- [Voiceover] Understanding the components of Vault will help to guide you through the install process. We will look at the various options when installing, configuring, and using Autodesk Vault. There are three main flavors of Autodesk Vault: Vault Basic, Vault Workgroup, and Vault Professional. Vault Basic allows us to work with DWG files and Office documents, so we have full Microsoft Office integration, Word, Excel, and PowerPoint. We are able to use CAD based tools, such as AutoCAD, AutoCAD Map, AutoCAD Mechanical, to upload files.
For example, if we were inside of AutoCAD, we can go to the Vault tab and check-in and check-out DWGs and modify them on a central repository, so we will store our Vault up on the Vault server, no longer will there be an X Drive or Q Drive where our DWGs are stored. They will be stored in the Vault. If we were to open up a visualization tool, such as the Vault client, we could look at the drawing, for example BUILDINGS.dwg, and we can see various thumbnails of the different versions of that modified drawing.
Each time someone checks it out, modifies it, and checks it back in, you will see that there's a version thumbnail showing. It'll show who created it, who checked it in, and who worked on it, and you can see various versions and look at them. You could even Preview to an interactive environment, where we can Pan and Zoom, Print, and look at the modified versions of the drawings. Moving forward to Vault Workgroup, it's a little more than using DWGs.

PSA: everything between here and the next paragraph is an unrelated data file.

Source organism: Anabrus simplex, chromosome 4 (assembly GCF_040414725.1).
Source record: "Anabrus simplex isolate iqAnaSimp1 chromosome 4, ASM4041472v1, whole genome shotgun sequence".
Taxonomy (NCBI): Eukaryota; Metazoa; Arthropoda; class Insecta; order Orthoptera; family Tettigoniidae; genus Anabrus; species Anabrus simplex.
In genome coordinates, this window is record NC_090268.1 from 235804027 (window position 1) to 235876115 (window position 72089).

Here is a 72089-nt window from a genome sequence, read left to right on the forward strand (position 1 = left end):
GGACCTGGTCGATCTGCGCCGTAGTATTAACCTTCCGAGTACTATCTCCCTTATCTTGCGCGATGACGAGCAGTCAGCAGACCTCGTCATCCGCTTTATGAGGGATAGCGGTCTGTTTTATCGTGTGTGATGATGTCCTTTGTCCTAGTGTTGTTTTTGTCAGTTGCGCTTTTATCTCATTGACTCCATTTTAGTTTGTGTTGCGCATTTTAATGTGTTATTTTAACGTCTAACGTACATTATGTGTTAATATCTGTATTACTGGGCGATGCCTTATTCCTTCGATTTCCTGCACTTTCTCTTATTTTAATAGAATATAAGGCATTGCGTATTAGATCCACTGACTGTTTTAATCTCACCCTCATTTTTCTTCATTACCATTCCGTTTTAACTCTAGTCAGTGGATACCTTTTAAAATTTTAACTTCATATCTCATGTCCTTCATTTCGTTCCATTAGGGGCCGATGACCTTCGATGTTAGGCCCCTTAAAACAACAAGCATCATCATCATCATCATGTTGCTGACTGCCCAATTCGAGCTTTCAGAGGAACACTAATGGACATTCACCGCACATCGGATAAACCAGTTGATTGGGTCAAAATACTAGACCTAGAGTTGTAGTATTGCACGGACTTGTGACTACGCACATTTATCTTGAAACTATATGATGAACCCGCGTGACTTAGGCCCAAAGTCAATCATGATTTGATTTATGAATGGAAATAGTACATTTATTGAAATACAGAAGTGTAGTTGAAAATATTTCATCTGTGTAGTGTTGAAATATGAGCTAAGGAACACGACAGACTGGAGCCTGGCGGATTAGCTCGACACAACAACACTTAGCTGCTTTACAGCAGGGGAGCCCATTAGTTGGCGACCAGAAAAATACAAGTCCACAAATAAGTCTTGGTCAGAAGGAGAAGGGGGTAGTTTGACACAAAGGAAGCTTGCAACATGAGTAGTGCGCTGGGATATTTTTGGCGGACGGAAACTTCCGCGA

The Workgroup actually allows us to check-in and check-out DWG files even if we do not have a AutoCAD-based product, such as AutoCAD or AutoCAD Map, or Civil 3D. It allows us to look at the files for non-designers and actually check-out the drawings and put them back in. As well, gives us project life cycles and classifications, very critical. Vault Professional gives us a lot more. It gives us everything Vault Basic and Vault Workgroup gives us, but quite a bit more in terms of automated tasks, bill of materials managements, SharePoint integration, Buzzsaw integration, and one of my favorites, it's a thin web client that allows you to access the Vault through a webpage rather than having to install anything.
Regardless of versions of use, this server is installed on your own workgroup or on your own network, so you don't have to worry about putting files in somebody else's cloud, the cloud is someone else's computer of course, it'll be on your own servers with your own security. We've learned about the architecture of Autodesk Vault and the various flavors it comes in including Autodesk Vault Basic.
This course concentrates on the administrative side of Vault Basic. Gordon Luckett shows how to install a Vault server on a central Windows Server, and install the Vault Basic client on a computer with AutoCAD. The server and client are used to track how AutoCAD DWG and other non-CAD files are added, searched, and checked in and out of Vault. Gordon also covers autoloading files to Vault, and backing up and restoring the system. The final chapter covers the premium features in Vault Professional, such as categories, rules, and revisions.
- Installing the Vault server and client
- Organizing files and folders with Vault Basic
- Adding files
- Searching files
- Setting up client administration settings
- Connecting to Vault from AutoCAD
- Checking files in and out
- Autoloading files
- Backing up and restoring Vault
- Working with Vault Professional